Meanwhile, passing under the radar is a real-life father-daughter superhero duo. Damien McCready (Nicholas Cage), a.k.a. “Big Daddy,” teaches his daughter, Mindy McCready (Chloe Grace-Moretz), a.k.a. “Hit-Girl,” various martial arts, fighting, and weapons-related skills. He straps a Kevlar vest onto her, and, in one training session they hold in a culvert, shoots her with a handgun. The shot sends her flying back several feet, but she’s fine as her vest is bullet-proof and he was simply acclimating her to that experience (should it befall her). They then assume a more normal father-daughter relationship and go out bowling. “Big-Daddy” outfits himself with an all-black suit, mask, and cape (directly alluding to the “dark knight” himself), and “Hit-Girl” dresses in a purple Paige wig, vest, and skirt. Unlike Dave, these two are the real deal, proficient in ballistics and all sorts of other combat maneuvers.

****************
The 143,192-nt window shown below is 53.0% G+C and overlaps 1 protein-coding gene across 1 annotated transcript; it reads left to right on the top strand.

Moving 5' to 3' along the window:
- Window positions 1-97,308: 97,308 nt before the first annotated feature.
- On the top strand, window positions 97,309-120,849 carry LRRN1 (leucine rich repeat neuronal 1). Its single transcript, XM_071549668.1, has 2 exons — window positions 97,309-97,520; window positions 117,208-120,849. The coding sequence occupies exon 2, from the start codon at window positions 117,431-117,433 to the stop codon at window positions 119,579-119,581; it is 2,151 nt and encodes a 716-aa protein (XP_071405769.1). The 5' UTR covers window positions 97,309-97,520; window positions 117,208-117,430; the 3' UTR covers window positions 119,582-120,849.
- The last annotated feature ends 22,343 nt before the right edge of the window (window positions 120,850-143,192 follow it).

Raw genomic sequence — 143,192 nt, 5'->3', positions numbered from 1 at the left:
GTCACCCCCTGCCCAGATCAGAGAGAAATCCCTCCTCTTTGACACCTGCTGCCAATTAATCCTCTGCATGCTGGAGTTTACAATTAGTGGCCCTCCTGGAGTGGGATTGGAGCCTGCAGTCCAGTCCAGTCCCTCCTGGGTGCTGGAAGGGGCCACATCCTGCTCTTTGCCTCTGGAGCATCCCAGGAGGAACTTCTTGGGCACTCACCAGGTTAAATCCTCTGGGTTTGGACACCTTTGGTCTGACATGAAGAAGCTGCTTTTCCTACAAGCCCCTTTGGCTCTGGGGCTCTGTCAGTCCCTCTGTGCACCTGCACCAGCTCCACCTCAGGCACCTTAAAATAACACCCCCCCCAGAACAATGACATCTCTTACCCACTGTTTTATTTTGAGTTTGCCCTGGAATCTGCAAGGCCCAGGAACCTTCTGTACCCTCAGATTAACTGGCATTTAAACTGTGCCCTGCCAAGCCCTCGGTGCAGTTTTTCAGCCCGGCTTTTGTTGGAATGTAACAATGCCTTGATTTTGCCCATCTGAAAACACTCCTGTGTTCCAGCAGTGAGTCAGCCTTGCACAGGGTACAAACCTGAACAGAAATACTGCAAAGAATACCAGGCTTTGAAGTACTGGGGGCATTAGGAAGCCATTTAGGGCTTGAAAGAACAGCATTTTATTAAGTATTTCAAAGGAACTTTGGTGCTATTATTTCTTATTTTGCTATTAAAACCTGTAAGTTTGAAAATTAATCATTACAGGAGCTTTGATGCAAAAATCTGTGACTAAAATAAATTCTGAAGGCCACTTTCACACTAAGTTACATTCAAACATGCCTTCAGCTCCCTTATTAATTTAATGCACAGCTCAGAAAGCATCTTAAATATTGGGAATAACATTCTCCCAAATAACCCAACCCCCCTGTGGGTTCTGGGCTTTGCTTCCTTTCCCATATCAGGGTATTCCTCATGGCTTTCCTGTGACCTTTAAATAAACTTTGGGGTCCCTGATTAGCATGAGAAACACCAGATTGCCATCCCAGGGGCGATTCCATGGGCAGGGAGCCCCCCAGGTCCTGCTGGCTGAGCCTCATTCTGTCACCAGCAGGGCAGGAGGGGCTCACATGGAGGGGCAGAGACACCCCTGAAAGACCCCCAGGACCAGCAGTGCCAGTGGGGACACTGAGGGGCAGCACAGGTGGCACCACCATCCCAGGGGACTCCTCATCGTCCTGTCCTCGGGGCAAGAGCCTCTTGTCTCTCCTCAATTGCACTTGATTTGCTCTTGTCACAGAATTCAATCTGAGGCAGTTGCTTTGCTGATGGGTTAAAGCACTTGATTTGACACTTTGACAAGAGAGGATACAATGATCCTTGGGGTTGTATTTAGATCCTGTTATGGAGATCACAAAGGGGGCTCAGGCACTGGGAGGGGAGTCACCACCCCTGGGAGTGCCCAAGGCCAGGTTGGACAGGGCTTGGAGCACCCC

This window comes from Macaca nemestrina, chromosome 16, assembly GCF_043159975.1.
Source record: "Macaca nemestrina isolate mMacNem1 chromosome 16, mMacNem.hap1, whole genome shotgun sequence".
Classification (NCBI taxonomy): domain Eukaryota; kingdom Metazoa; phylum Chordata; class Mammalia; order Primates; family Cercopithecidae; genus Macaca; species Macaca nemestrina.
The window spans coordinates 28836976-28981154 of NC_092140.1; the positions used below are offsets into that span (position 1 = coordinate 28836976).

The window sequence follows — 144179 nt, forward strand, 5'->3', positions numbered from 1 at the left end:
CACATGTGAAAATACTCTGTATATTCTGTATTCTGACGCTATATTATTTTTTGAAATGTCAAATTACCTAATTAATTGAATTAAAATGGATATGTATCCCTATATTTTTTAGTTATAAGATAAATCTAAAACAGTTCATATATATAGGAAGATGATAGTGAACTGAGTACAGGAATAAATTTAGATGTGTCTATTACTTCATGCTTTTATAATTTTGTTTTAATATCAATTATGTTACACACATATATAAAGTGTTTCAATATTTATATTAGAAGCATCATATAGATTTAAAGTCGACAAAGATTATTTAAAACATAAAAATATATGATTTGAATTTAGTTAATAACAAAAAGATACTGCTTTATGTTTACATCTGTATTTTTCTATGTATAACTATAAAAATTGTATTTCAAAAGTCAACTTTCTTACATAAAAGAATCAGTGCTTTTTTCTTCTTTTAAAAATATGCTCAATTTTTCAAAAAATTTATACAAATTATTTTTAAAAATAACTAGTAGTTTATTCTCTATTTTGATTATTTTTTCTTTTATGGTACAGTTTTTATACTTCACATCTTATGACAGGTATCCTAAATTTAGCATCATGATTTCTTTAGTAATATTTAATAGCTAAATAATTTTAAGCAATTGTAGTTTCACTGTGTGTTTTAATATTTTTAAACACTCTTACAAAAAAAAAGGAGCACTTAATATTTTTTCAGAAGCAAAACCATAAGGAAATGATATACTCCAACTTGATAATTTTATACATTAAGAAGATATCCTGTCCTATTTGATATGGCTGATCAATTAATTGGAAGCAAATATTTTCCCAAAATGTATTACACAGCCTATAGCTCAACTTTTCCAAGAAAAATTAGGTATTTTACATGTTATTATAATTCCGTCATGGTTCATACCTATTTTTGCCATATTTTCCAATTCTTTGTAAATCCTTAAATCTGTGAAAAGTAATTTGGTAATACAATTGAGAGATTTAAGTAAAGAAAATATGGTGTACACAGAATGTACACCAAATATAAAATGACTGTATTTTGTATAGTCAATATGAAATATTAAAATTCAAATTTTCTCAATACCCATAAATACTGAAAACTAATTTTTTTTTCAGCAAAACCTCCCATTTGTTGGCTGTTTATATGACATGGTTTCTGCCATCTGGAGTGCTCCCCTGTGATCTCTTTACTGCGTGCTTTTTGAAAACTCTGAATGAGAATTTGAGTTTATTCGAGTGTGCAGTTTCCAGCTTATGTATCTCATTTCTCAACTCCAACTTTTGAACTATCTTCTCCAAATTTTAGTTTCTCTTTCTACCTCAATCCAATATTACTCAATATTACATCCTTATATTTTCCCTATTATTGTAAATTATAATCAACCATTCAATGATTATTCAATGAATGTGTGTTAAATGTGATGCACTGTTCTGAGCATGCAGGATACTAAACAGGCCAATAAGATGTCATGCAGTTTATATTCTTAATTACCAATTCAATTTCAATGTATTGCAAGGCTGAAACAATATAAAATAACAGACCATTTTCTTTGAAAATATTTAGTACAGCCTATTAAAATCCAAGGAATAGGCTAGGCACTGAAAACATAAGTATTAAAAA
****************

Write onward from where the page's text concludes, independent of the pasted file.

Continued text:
Their main target is Frank D’Amico (Mark Strong), an Italian American crime lord who once framed Damien for drugs. Damien went to prison, his wife killed herself while he did, and now he seeks revenge! Mindy is a willing participant. She is crass, foul-mouthed, and ruthlessly invincible, it seems. Mindy fits the “little miss bad***” trope…very similar to Arya Stark, Natalie Portman’s character from Leon: The Professional, or Beatrix Kiddo from Kill Bill (if Beatrix was 20 years younger). Damien’s old partner, Marcus Williams (Omari Hardwick), is upset though that he (Damien) looped her into his vendetta, reminding him: “You owe that kid a childhood!” “Kick-Ass” eventually crosses paths with “Big-Daddy” and “Hit-Girl,” as well as Frank D’Amico’s son, Chris (Christopher Mintz-Plasse), who becomes the fourth “superhero” in the film. He titles himself “Red Mist.”